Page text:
Now these expenses are just for Mr. and Mrs. Average. Remember the kids have left home and you got rid of the mortgage years ago.

But still these expenses – go on, count them – come to $820 per week.

That’s right - $820 per week. Which is $42,640 p.a.

So you’ll need an income of something like $55,000 in retirement to be able to continue with your current lifestyle. You’ll pay some income tax, and you’ll have enough left over.

So – to retire comfortably, you’ll need a big pool of assets out there.

If these assets yield say 5%, then to receive an annual income off them of $55,000, you’ll need a pool of assets with a value of $1,100,000.

So that’s the answer to your question “How much do I need to retire comfortably?”

     

Now it may be too late for you to create all that, but if you can do one investment property today, and then another in the not too distant future, you’ll be so much better off.

There will be (some) capital appreciation, and you may have to sell one to fund the continuing debt servicing on the second (which you’ll keep.)

I say this because most of us will have some super, so live off that until it’s exhausted (my rationale here is that’s a financial asset that will depreciate in purchasing power) and let whatever remaining property assets you have go through at least another property cycle.

Why you must act TODAY!

Very few people are aware of the Law of Compounding (sometimes referred to as the Law of Increasing Returns) but it is one of the most powerful investment tools available.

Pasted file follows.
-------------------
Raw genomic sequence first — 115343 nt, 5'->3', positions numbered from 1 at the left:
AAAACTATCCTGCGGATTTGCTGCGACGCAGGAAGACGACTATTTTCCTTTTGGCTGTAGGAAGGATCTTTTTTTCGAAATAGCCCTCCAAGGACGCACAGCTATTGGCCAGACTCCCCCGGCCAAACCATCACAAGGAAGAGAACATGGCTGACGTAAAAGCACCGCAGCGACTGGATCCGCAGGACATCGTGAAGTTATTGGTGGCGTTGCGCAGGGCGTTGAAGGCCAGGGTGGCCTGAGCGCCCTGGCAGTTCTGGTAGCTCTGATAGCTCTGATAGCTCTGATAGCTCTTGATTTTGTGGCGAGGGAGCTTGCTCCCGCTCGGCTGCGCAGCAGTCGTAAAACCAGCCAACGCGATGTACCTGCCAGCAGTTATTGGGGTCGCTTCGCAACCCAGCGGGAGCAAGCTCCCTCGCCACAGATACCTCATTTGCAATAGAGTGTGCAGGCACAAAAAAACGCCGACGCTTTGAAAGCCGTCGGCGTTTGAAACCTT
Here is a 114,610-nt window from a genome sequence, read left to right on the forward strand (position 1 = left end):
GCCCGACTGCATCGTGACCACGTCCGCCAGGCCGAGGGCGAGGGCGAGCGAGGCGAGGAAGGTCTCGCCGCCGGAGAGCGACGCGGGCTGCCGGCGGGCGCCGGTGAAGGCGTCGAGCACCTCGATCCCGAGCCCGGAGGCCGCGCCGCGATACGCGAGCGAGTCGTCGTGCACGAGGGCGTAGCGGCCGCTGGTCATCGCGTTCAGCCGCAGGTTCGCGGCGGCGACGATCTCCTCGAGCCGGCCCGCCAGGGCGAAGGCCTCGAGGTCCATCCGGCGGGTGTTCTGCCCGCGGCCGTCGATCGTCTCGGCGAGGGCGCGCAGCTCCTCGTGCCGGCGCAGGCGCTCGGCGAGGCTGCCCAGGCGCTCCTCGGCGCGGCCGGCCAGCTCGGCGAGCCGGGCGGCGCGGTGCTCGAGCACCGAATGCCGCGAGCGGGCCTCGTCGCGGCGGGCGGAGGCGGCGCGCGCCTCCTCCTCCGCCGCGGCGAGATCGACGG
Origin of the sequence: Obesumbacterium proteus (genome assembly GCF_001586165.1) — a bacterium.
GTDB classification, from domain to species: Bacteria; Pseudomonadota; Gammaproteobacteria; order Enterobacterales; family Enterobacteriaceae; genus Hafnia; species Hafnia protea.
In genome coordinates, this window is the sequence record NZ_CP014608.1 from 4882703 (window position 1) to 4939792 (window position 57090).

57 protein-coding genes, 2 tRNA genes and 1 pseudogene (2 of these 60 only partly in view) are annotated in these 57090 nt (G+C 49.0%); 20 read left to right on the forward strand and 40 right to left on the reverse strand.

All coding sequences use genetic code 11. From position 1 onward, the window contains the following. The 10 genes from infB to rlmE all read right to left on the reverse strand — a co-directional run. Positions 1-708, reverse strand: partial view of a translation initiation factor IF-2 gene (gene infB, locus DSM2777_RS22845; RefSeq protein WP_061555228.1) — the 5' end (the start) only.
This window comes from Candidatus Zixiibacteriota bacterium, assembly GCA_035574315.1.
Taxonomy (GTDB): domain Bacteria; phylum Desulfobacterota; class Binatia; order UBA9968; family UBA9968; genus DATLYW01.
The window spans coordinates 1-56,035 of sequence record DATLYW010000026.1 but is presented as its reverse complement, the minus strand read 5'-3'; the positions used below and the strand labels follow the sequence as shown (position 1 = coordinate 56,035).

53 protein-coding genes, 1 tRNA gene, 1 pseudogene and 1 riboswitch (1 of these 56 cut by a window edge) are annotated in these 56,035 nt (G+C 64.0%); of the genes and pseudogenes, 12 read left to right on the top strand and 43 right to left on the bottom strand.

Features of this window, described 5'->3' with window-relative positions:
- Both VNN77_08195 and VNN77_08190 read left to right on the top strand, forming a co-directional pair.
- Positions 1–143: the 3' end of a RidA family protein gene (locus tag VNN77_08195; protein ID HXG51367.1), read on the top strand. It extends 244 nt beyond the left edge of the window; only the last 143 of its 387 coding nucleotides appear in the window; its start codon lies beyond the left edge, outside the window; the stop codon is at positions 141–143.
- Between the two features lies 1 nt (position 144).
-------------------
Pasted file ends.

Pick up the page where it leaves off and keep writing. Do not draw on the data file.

In simple terms, this Law proposes that the longer you hold an investment, the later years compound upon themselves at a greater rate than the early years.

So if you have 15 years to go, and defer the start of your investment portfolio for one year, the result would be that you would lose the benefits of financial compounding in the 15th investment year!

The best that you can hope for is to obtain the benefits in your 14th investment year, which – according to the Law of Compounding – is always less.

Which is why you have to start TODAY! You can’t defer “until the situation is better”.

So now you know why I call this strategy “Impossibly Easy”.

Packaging your investment

As you know, if you want to proceed further, I co-ordinate the whole process so that you will be at peace with your first investment property, and then subsequent ones.

My role is to conduct you through the whole investment process and the packaging includes, in particular:

 the Special Report and the educational modules
 financial analysis with the focus on your goals
 selection of the certified property (that will attract high quality long stay tenants, in a growth suburb as well as your exit strategy),
 funding to suit your circumstances (not the bank’s)
 the legals (the purchase contract, the ownership structure, the necessary updates to your will, both enduring powers of attorney etc.)
 maximum possible depreciation deductions
 accountancy support (including the 15/15 lodgment)
 the quantity surveyor’s report
 tenant selection and on-going management.
 all necessary insurance policies

In conclusion

Phew! That’s enough for now. But let me know if you want me to help you explore your options further.


Bernard Kelly 0414 778 518